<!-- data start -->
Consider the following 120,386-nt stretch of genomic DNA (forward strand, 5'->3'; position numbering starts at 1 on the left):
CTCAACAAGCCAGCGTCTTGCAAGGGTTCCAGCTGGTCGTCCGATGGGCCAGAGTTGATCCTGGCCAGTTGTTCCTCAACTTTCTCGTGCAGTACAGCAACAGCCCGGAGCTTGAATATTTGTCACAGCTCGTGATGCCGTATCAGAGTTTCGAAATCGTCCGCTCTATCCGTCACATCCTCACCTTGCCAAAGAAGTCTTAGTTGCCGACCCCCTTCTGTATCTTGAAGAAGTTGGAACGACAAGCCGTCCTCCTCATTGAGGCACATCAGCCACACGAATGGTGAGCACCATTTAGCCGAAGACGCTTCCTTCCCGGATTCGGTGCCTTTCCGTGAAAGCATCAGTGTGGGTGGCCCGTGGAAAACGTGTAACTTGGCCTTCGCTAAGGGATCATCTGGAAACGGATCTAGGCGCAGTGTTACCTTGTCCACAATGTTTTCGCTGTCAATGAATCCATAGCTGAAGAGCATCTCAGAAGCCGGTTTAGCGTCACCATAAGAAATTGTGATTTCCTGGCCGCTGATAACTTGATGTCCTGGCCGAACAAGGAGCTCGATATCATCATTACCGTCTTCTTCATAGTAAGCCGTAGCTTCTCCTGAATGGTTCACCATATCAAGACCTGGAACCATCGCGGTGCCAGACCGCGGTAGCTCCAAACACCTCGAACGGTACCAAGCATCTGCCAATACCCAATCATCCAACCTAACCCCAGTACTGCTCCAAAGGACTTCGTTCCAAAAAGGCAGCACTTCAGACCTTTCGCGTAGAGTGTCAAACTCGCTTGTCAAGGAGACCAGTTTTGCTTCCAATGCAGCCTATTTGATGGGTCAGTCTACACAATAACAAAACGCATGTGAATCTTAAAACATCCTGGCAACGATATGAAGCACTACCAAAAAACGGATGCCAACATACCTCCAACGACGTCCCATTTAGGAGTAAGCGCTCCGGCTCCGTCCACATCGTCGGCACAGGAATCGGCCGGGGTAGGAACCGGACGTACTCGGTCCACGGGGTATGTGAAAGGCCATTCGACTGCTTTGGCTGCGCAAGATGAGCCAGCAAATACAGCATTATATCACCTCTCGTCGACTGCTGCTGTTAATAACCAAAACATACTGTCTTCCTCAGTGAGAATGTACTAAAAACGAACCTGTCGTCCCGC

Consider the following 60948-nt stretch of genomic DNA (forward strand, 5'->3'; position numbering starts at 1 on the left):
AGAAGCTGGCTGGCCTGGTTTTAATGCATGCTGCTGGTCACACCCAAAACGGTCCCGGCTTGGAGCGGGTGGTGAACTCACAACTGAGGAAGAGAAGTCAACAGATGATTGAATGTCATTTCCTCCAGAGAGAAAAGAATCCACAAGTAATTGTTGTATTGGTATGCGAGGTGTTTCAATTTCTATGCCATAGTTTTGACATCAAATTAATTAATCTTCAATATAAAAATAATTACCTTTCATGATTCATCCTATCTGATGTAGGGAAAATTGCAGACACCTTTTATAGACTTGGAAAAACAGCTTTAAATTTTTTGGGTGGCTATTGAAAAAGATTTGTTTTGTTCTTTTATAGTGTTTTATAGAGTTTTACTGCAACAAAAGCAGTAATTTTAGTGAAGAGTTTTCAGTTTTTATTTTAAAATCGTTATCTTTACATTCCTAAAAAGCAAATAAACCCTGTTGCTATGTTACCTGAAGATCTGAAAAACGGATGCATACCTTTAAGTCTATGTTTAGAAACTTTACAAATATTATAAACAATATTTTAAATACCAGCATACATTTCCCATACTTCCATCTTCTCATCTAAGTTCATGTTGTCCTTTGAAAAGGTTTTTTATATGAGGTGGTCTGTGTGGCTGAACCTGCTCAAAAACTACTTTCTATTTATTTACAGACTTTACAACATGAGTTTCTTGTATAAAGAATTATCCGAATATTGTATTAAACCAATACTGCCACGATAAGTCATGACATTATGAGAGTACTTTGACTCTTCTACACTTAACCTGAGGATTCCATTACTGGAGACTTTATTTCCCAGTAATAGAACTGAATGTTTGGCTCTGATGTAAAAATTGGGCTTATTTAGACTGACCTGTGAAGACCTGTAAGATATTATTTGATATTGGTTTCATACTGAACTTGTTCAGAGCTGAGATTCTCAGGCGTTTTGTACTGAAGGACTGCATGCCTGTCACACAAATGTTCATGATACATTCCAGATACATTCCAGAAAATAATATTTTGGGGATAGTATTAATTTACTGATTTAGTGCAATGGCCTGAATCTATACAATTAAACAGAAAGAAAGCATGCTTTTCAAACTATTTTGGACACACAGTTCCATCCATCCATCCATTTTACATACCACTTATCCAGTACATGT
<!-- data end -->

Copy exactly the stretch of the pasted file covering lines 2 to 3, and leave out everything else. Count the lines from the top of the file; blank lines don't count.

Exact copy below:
CTCAACAAGCCAGCGTCTTGCAAGGGTTCCAGCTGGTCGTCCGATGGGCCAGAGTTGATCCTGGCCAGTTGTTCCTCAACTTTCTCGTGCAGTACAGCAACAGCCCGGAGCTTGAATATTTGTCACAGCTCGTGATGCCGTATCAGAGTTTCGAAATCGTCCGCTCTATCCGTCACATCCTCACCTTGCCAAAGAAGTCTTAGTTGCCGACCCCCTTCTGTATCTTGAAGAAGTTGGAACGACAAGCCGTCCTCCTCATTGAGGCACATCAGCCACACGAATGGTGAGCACCATTTAGCCGAAGACGCTTCCTTCCCGGATTCGGTGCCTTTCCGTGAAAGCATCAGTGTGGGTGGCCCGTGGAAAACGTGTAACTTGGCCTTCGCTAAGGGATCATCTGGAAACGGATCTAGGCGCAGTGTTACCTTGTCCACAATGTTTTCGCTGTCAATGAATCCATAGCTGAAGAGCATCTCAGAAGCCGGTTTAGCGTCACCATAAGAAATTGTGATTTCCTGGCCGCTGATAACTTGATGTCCTGGCCGAACAAGGAGCTCGATATCATCATTACCGTCTTCTTCATAGTAAGCCGTAGCTTCTCCTGAATGGTTCACCATATCAAGACCTGGAACCATCGCGGTGCCAGACCGCGGTAGCTCCAAACACCTCGAACGGTACCAAGCATCTGCCAATACCCAATCATCCAACCTAACCCCAGTACTGCTCCAAAGGACTTCGTTCCAAAAAGGCAGCACTTCAGACCTTTCGCGTAGAGTGTCAAACTCGCTTGTCAAGGAGACCAGTTTTGCTTCCAATGCAGCCTATTTGATGGGTCAGTCTACACAATAACAAAACGCATGTGAATCTTAAAACATCCTGGCAACGATATGAAGCACTACCAAAAAACGGATGCCAACATACCTCCAACGACGTCCCATTTAGGAGTAAGCGCTCCGGCTCCGTCCACATCGTCGGCACAGGAATCGGCCGGGGTAGGAACCGGACGTACTCGGTCCACGGGGTATGTGAAAGGCCATTCGACTGCTTTGGCTGCGCAAGATGAGCCAGCAAATACAGCATTATATCACCTCTCGTCGACTGCTGCTGTTAATAACCAAAACATACTGTCTTCCTCAGTGAGAATGTACTAAAAACGAACCTGTCGTCCCGC

Consider the following 60948-nt stretch of genomic DNA (forward strand, 5'->3'; position numbering starts at 1 on the left):